I rarely fish for steelhead anymore. I’m not one to give up on things, but steelheading finally took me to my knees. Flogging dead water for hours was tolerable in my youth. See, I assumed you had to “pay your dues”. And man did we pay them – with the assumption it would eventually result with huge jumping steelhead going berserk in high sparkling spring flood waters.
At the end of March and early April, I always get spring fever and recollect to the 1980′s and early nineties when a group of us from Minnesota would load up the vans and head to western Michigan for the annual spring steelhead run. In the mid 80′s the steelhead runs were bountiful, far superior to the paltry trickle of fish we had on the North Shore of Minnesota’s Lake Superior.
The trips were not only tons of fun, but the fishing was generally quite good. We fished most of the small to medium sized rivers south of Traverse City such as the Betsie, Pere Marquette, and tributaries of the Big Manistee.
We knew going in that a good day steelheading is hooking perhaps two fish and landing one. This is interspersed with snagging up on wood and rocks probably 15 – 30 times per day, requiring re-rigging and new flies. For this reason we generally used multi-colored yarn flies on small #4 or #6 salmon hooks which we could quickly tie streamside and get back in the game. Further, with the need to get down quickly, we often clamped a 1/4 oz. splitshot up the line about 3 feet to get down and bounce along the bottom.
Yes, the water was cold but thick neoprene chest waders helped combat the elements which could be bring 25 degree weather or 70 degree weather depending on the season.
Two Indelible Steelhead Memories
Whenever I conjure up some of my favorite steelhead memories, I generally land on one of the following.
Beneath the Cedar
I have two distinct memories when spring steelheading in Michigan. Both stories are on the Betsie River with the first one occurring during one of the first years – probably in the mid-1980′s. My brother Bruce and I were newbies and stumbled about the Betsie looking for fishing spots and information, as we were clueless. We found a hospitable spot on the fabled Harry’s Run downstream from the parking lot at the dam, about 400 yards and six turns of this dynamite fisheries.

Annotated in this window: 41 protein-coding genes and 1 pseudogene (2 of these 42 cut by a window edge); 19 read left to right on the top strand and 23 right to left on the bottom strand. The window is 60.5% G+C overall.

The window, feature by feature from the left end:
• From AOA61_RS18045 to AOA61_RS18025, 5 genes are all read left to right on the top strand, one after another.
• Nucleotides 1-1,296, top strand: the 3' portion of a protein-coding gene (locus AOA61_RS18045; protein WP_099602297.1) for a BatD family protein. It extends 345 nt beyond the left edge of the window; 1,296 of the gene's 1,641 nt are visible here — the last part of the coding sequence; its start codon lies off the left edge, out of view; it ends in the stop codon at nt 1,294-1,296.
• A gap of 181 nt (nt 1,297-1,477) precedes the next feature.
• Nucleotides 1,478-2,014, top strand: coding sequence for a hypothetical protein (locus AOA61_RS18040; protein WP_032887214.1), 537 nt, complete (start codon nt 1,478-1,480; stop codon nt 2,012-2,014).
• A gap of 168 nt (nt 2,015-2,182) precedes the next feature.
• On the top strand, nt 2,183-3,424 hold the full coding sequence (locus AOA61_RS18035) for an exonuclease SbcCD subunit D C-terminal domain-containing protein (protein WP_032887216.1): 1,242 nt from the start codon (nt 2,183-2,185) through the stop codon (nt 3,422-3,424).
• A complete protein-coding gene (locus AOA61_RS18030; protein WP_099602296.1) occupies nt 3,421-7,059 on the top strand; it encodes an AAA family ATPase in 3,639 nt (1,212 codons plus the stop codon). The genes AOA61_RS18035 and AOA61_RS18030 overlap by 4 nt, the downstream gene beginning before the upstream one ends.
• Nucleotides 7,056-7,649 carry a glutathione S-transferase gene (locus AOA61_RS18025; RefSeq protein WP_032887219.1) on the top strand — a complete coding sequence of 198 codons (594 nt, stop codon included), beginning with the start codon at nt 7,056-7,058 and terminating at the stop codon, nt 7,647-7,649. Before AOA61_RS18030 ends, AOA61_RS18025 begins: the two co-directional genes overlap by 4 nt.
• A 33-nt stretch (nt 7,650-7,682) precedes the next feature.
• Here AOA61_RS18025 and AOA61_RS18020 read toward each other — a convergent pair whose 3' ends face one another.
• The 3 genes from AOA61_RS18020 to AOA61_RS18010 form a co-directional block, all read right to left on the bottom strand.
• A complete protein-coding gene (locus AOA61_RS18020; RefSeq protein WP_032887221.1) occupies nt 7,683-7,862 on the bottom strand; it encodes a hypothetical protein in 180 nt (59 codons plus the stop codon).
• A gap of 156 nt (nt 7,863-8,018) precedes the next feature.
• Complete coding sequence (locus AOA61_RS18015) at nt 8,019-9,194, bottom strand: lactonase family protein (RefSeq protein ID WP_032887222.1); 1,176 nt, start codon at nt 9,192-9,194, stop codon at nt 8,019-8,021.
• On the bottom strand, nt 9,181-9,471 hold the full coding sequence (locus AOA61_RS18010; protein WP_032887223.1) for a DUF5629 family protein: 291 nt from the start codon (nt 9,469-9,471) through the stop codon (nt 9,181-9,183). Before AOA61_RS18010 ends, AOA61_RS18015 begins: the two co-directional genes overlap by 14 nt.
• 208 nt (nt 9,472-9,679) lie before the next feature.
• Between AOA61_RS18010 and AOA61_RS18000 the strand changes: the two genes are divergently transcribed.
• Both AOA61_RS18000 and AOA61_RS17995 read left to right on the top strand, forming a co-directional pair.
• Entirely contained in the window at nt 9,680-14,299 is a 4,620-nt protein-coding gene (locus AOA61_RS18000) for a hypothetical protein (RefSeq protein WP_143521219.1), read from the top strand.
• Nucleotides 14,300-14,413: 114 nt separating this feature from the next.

There, early one foggy morning I briefly hooked by first large steelhead beneath a sweeping White Cedar leaning out over the river. My line stopped (as it had hundreds of times before on snags) and this time it began to move up river. I reeled down and reared back as a silver torpedo porpoised upriver making two violent leaps before coming off. I’ll never forget that fish as long as I live – though we were connected for only five seconds.
The other scenario was a tiny indiscriminate opening along some dense river bank vegetation where a day previous I spied Harold, a long time river rat, nearly hidden in the coniferous foliage – with barely enough room to flip his line up stream for a quick drift.
We became acquainted this big kind gentleman known only as “Harold”, a local and excellent steelheader – and kept a close eye on his fishing spots. The next day as I wandered that side of the river, I could see where he’d been fishing. And alas, there was no one there!
There was little evidence anyone had fished there as Harold stealthily squeezed into the spot without the obligatory pruning done by fisher people. Most fisherman will continue to hang up and break off branches until they have these spots cleared out. They don’t realize the very reason fish are there is because of the vegetation and safe harbor in which they can take refuge.